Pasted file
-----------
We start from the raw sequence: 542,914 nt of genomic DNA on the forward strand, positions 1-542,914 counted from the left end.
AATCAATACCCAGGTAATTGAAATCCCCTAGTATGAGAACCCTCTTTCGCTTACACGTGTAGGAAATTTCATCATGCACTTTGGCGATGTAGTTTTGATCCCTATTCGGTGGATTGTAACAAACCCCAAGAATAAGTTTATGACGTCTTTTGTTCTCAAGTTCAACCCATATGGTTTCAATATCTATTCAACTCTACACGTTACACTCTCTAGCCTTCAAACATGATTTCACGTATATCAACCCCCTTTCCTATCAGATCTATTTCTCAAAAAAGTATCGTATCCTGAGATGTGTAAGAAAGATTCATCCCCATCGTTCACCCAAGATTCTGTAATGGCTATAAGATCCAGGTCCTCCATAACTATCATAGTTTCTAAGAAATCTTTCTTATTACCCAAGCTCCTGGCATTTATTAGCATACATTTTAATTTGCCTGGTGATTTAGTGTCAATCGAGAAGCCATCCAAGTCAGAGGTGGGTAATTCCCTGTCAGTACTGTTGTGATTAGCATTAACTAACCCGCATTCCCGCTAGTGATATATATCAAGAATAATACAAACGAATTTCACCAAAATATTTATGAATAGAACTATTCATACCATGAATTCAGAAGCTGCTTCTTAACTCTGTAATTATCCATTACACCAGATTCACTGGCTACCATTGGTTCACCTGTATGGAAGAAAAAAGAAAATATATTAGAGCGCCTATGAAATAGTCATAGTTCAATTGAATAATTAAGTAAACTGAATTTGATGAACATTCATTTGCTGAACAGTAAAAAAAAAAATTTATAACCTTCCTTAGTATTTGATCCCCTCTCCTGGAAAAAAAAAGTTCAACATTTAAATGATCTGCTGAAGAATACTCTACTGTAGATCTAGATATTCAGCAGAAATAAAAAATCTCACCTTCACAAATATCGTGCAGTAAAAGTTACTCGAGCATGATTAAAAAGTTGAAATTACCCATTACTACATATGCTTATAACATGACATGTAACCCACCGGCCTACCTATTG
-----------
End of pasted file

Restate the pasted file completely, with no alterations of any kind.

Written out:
We start from the raw sequence: 542,914 nt of genomic DNA on the forward strand, positions 1-542,914 counted from the left end.
AATCAATACCCAGGTAATTGAAATCCCCTAGTATGAGAACCCTCTTTCGCTTACACGTGTAGGAAATTTCATCATGCACTTTGGCGATGTAGTTTTGATCCCTATTCGGTGGATTGTAACAAACCCCAAGAATAAGTTTATGACGTCTTTTGTTCTCAAGTTCAACCCATATGGTTTCAATATCTATTCAACTCTACACGTTACACTCTCTAGCCTTCAAACATGATTTCACGTATATCAACCCCCTTTCCTATCAGATCTATTTCTCAAAAAAGTATCGTATCCTGAGATGTGTAAGAAAGATTCATCCCCATCGTTCACCCAAGATTCTGTAATGGCTATAAGATCCAGGTCCTCCATAACTATCATAGTTTCTAAGAAATCTTTCTTATTACCCAAGCTCCTGGCATTTATTAGCATACATTTTAATTTGCCTGGTGATTTAGTGTCAATCGAGAAGCCATCCAAGTCAGAGGTGGGTAATTCCCTGTCAGTACTGTTGTGATTAGCATTAACTAACCCGCATTCCCGCTAGTGATATATATCAAGAATAATACAAACGAATTTCACCAAAATATTTATGAATAGAACTATTCATACCATGAATTCAGAAGCTGCTTCTTAACTCTGTAATTATCCATTACACCAGATTCACTGGCTACCATTGGTTCACCTGTATGGAAGAAAAAAGAAAATATATTAGAGCGCCTATGAAATAGTCATAGTTCAATTGAATAATTAAGTAAACTGAATTTGATGAACATTCATTTGCTGAACAGTAAAAAAAAAAATTTATAACCTTCCTTAGTATTTGATCCCCTCTCCTGGAAAAAAAAAGTTCAACATTTAAATGATCTGCTGAAGAATACTCTACTGTAGATCTAGATATTCAGCAGAAATAAAAAATCTCACCTTCACAAATATCGTGCAGTAAAAGTTACTCGAGCATGATTAAAAAGTTGAAATTACCCATTACTACATATGCTTATAACATGACATGTAACCCACCGGCCTACCTATTG